On the request for details of the applicants who had been assisted, he said SEFA would provide that information within the context of the Protection of Personal Information ACt (POPIA). SEFA was forced to comply with POPIA so that it would not find itself on the wrong side of the law.
On insurance companies covering the damage, he said SEFA had focussed on assisting those entities that had not been insured. If a successful applicant was found to be insured and had received money from the insurer, SEFA would convert the applicant’s grant portion to a loan.
Dr Joy Ndlovu, Chairperson, SEDA, said SEDA had been able to help 177 of all the applicants who had been referred to it. Eighty percent of the assistance SEDA provided had been around financial issues, mainly cash-flow projections and annual financial statements.
Mr Nkosikhona Mbatha, acting CEO, SEDA, said the applicants received help with financial statements and obtaining quotations. The applicants had to provide their own three-month bank statements and their lease agreements where applicable. The applicants had to submit their copies of their ID documents. Seventy percent had not done so.
SEDA had been calling applicants over the past weeks and 134 applicants who had been asked to obtain affidavits were no longer responding when contacted, indicating that they were taking chances. SEDA had helped 177 applicants and was dealing with a further 65.
Mr Mkhumane, answering on free permits, said some municipalities had been reluctant to suspend fees for the permits. Those municipalities thought that by suspending the fees of the permit, they would be virtually suspending the need for the permits. The Department had been engaging with the municipalities to clarify that the permits were not to be suspended, only the fees for acquiring them.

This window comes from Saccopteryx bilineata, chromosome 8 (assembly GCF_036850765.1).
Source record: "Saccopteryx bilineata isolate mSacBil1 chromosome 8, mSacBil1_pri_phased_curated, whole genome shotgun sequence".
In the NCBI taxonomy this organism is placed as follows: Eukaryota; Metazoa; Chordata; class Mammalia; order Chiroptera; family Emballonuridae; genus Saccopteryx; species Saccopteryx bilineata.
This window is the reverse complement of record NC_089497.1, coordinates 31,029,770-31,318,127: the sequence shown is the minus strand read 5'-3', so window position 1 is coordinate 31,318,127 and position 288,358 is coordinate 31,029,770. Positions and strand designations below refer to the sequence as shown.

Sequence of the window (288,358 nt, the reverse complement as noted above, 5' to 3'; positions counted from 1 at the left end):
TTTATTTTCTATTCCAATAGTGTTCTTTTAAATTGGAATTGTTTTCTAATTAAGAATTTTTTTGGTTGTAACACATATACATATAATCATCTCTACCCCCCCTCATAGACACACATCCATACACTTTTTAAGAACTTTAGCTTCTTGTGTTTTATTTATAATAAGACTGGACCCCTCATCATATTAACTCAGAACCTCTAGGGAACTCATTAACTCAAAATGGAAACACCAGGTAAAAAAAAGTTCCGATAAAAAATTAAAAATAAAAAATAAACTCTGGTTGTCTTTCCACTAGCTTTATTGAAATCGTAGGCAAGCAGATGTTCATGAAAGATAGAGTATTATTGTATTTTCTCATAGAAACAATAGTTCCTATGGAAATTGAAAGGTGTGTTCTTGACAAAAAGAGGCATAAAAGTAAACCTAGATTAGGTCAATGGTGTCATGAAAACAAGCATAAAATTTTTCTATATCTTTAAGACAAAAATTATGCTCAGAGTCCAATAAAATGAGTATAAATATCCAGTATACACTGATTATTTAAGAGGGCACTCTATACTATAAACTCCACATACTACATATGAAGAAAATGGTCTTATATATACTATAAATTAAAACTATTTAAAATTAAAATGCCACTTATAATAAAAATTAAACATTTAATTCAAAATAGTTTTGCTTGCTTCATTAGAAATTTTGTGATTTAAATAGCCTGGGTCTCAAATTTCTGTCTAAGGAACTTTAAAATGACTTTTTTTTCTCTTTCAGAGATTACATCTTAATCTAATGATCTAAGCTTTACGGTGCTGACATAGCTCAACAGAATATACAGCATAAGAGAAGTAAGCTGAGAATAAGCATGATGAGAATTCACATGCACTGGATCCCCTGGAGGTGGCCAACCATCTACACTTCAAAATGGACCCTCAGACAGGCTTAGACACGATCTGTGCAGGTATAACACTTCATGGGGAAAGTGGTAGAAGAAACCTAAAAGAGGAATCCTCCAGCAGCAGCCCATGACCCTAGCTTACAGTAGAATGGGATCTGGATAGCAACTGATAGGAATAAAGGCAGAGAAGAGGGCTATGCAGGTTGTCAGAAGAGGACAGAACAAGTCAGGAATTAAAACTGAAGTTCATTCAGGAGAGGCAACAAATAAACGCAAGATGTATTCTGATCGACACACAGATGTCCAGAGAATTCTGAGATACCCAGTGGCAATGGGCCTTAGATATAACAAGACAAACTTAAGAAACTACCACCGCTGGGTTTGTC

On the issue of businesses taking insurance, he said the clients who were supported by SEFA had already taken out insurance for their businesses and did not have to apply for the BRP assistance. It was important for the Department to encourage small businesses to take insurance.
The Chairperson said she was happy that the issues regarding pending applications had been spoken to and that the Department was being protected from people who were taking chances. The Department should continue to encourage businesses to take out insurance and to ensure their employees were registered with the Unemployment Insurance Fund (UIF). The Department had to write a letter to the municipalities, and share it with the Committee, regarding the issue of free permits so that the people could receive help. Informal trading was a part of job creation.
Mr Hendricks said that some people who were affected by the looting had qualified for insurance, meaning that the looting had been an insurable event. Taxpayers’ money was being used to help businesses recover and that gave an unfair advantage to insurance companies. The Committee needed to ask itself why some people could not qualify for insurance whilst others could qualify. Government had slipped up and paid out tax-payers’ money while that load could have been shared among insurance companies. The Committee needed to ensure that tax-payers’ money was not ‘thrown away’ just like that.
The Chairperson said the Committee would deal with the point raised by Mr Hendricks, in order to protect society. She invited the Department to make the next presentation.
Incorporation of SEFA and CBDA into SEDA
Mr Mkhumane said that in 2021, Cabinet approved the consolidation of the agencies reporting to the Minister of Small Business Development, to form a new entity that would be responsible for the provision of both financial and non-financial support to small enterprises throughout the entire business development life cycle. The DSBD embarked on the process of developing a Business Case that would serve as a roadmap to guide the DSBD in the establishment of a new entity.
The proposed options outlined in the business case were:
--Option 1: Establish an entirely new entity;
--Option 2: Merge SEDA and SEFA into a new entity;
--Option 3: SEDA acquires SEFA;
--Option 4: SEFA acquires SEDA.
He said the proposed option that had been submitted to the Cabinet was Option 3, that SEDA should acquire SEFA. It was based on a legal opinion sought from the Office of the Chief State Law Adviser. The proposed option had been approved by the Cabinet on 04 August 2021. The merger of the entities would enable integrated government support for small enterprises with effect from 01 April 2022. The proposed option would also allow for the entity to acquire the CBDA and the Cooperatives Development Agency (CDA).